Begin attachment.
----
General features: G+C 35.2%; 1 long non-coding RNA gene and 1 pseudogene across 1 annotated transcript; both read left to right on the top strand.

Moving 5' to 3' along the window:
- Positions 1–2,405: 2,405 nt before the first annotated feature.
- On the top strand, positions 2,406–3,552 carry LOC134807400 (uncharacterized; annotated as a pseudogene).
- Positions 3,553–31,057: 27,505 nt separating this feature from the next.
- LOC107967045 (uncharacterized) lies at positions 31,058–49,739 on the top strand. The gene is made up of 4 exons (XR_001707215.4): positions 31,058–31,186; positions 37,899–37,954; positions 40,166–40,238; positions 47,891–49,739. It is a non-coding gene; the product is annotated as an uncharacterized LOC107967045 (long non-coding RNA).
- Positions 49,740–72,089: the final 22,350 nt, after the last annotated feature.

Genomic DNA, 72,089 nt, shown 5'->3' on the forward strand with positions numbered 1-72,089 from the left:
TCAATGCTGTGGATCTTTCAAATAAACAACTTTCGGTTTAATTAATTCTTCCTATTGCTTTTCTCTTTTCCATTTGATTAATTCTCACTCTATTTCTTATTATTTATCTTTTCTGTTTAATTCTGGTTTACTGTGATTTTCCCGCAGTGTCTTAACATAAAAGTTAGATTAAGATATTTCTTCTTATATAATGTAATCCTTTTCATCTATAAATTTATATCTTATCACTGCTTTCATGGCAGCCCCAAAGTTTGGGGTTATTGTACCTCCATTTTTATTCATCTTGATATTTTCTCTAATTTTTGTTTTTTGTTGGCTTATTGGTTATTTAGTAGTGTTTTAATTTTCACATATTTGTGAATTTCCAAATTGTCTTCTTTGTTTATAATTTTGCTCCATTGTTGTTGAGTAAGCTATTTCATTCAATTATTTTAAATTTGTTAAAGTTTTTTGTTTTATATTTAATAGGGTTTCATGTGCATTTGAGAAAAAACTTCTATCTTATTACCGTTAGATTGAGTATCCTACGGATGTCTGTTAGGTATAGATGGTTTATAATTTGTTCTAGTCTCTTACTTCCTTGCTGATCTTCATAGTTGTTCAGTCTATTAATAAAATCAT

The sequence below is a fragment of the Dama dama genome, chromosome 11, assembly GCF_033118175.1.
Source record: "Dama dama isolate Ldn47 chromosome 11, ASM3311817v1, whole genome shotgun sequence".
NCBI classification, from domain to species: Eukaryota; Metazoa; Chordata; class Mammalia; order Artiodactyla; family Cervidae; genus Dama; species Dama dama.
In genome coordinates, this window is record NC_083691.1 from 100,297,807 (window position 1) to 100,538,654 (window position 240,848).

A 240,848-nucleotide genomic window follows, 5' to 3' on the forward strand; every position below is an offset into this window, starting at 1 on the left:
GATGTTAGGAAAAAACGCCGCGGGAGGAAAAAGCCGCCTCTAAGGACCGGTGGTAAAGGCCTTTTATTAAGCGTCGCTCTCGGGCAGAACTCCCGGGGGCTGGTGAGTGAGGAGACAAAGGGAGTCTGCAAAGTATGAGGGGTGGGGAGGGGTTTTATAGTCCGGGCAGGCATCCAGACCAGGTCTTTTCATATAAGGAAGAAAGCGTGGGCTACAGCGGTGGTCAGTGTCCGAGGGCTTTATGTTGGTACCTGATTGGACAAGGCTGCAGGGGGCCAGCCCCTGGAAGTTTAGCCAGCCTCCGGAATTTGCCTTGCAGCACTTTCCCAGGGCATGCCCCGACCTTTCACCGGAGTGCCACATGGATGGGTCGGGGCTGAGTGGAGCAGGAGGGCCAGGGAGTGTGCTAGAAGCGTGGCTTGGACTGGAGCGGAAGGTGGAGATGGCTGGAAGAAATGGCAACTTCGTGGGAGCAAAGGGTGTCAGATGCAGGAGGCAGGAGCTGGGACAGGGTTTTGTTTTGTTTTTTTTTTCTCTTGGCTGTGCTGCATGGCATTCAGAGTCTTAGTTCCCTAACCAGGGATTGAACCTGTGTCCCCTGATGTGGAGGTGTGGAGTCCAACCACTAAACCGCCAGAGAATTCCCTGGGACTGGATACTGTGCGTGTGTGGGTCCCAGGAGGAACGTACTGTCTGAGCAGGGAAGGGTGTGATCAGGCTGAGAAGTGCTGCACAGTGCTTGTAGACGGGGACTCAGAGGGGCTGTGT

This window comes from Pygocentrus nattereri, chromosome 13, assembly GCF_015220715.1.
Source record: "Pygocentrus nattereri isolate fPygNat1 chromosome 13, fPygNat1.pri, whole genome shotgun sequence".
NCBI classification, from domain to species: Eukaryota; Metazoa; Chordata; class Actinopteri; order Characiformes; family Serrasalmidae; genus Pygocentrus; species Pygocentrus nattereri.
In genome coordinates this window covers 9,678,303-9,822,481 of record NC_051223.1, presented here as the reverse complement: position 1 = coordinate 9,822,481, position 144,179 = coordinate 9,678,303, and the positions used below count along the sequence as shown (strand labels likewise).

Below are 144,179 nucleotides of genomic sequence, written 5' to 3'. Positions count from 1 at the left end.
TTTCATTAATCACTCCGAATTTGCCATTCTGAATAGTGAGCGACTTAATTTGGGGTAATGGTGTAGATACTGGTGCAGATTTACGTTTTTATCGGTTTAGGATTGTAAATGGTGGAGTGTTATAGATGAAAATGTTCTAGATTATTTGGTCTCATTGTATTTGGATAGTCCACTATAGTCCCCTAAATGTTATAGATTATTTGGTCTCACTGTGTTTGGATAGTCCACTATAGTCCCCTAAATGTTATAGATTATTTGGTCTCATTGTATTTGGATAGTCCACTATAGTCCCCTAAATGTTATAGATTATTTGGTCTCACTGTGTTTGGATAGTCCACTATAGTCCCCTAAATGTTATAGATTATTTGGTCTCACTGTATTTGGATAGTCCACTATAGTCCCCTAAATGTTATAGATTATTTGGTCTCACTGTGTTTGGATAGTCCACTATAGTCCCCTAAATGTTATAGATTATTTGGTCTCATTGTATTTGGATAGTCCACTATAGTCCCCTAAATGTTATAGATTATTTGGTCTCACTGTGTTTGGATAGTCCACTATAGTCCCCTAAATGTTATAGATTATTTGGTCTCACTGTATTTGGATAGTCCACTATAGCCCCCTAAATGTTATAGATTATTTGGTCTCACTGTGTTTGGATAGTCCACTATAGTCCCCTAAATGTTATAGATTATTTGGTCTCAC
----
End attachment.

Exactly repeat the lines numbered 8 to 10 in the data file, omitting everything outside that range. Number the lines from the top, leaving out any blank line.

Genomic DNA, 72,089 nt, shown 5'->3' on the forward strand with positions numbered 1-72,089 from the left:
TCAATGCTGTGGATCTTTCAAATAAACAACTTTCGGTTTAATTAATTCTTCCTATTGCTTTTCTCTTTTCCATTTGATTAATTCTCACTCTATTTCTTATTATTTATCTTTTCTGTTTAATTCTGGTTTACTGTGATTTTCCCGCAGTGTCTTAACATAAAAGTTAGATTAAGATATTTCTTCTTATATAATGTAATCCTTTTCATCTATAAATTTATATCTTATCACTGCTTTCATGGCAGCCCCAAAGTTTGGGGTTATTGTACCTCCATTTTTATTCATCTTGATATTTTCTCTAATTTTTGTTTTTTGTTGGCTTATTGGTTATTTAGTAGTGTTTTAATTTTCACATATTTGTGAATTTCCAAATTGTCTTCTTTGTTTATAATTTTGCTCCATTGTTGTTGAGTAAGCTATTTCATTCAATTATTTTAAATTTGTTAAAGTTTTTTGTTTTATATTTAATAGGGTTTCATGTGCATTTGAGAAAAAACTTCTATCTTATTACCGTTAGATTGAGTATCCTACGGATGTCTGTTAGGTATAGATGGTTTATAATTTGTTCTAGTCTCTTACTTCCTTGCTGATCTTCATAGTTGTTCAGTCTATTAATAAAATCAT

The sequence below is a fragment of the Dama dama genome, chromosome 11, assembly GCF_033118175.1.